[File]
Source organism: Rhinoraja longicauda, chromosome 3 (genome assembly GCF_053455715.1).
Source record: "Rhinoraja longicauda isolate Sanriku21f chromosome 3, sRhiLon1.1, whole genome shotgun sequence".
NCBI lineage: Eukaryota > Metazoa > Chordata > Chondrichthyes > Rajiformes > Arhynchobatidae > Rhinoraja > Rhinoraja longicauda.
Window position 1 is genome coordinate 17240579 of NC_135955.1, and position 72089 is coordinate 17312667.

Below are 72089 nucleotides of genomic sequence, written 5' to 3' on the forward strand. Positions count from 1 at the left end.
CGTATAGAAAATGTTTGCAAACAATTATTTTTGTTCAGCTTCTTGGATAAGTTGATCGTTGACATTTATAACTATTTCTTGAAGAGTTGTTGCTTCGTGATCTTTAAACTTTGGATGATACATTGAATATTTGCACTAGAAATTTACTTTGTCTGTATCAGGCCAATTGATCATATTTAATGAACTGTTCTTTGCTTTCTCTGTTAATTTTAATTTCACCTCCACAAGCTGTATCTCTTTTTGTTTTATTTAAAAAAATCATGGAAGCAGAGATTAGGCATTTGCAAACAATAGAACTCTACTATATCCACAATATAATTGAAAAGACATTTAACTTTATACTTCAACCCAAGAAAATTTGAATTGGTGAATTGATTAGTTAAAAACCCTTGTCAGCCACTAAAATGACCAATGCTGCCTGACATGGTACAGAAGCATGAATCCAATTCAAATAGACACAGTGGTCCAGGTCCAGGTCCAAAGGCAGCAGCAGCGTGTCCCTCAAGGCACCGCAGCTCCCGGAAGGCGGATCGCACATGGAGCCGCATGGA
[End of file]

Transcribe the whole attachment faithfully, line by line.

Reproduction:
Source organism: Rhinoraja longicauda, chromosome 3 (genome assembly GCF_053455715.1).
Source record: "Rhinoraja longicauda isolate Sanriku21f chromosome 3, sRhiLon1.1, whole genome shotgun sequence".
NCBI lineage: Eukaryota > Metazoa > Chordata > Chondrichthyes > Rajiformes > Arhynchobatidae > Rhinoraja > Rhinoraja longicauda.
Window position 1 is genome coordinate 17240579 of NC_135955.1, and position 72089 is coordinate 17312667.

Below are 72089 nucleotides of genomic sequence, written 5' to 3' on the forward strand. Positions count from 1 at the left end.
CGTATAGAAAATGTTTGCAAACAATTATTTTTGTTCAGCTTCTTGGATAAGTTGATCGTTGACATTTATAACTATTTCTTGAAGAGTTGTTGCTTCGTGATCTTTAAACTTTGGATGATACATTGAATATTTGCACTAGAAATTTACTTTGTCTGTATCAGGCCAATTGATCATATTTAATGAACTGTTCTTTGCTTTCTCTGTTAATTTTAATTTCACCTCCACAAGCTGTATCTCTTTTTGTTTTATTTAAAAAAATCATGGAAGCAGAGATTAGGCATTTGCAAACAATAGAACTCTACTATATCCACAATATAATTGAAAAGACATTTAACTTTATACTTCAACCCAAGAAAATTTGAATTGGTGAATTGATTAGTTAAAAACCCTTGTCAGCCACTAAAATGACCAATGCTGCCTGACATGGTACAGAAGCATGAATCCAATTCAAATAGACACAGTGGTCCAGGTCCAGGTCCAAAGGCAGCAGCAGCGTGTCCCTCAAGGCACCGCAGCTCCCGGAAGGCGGATCGCACATGGAGCCGCATGGA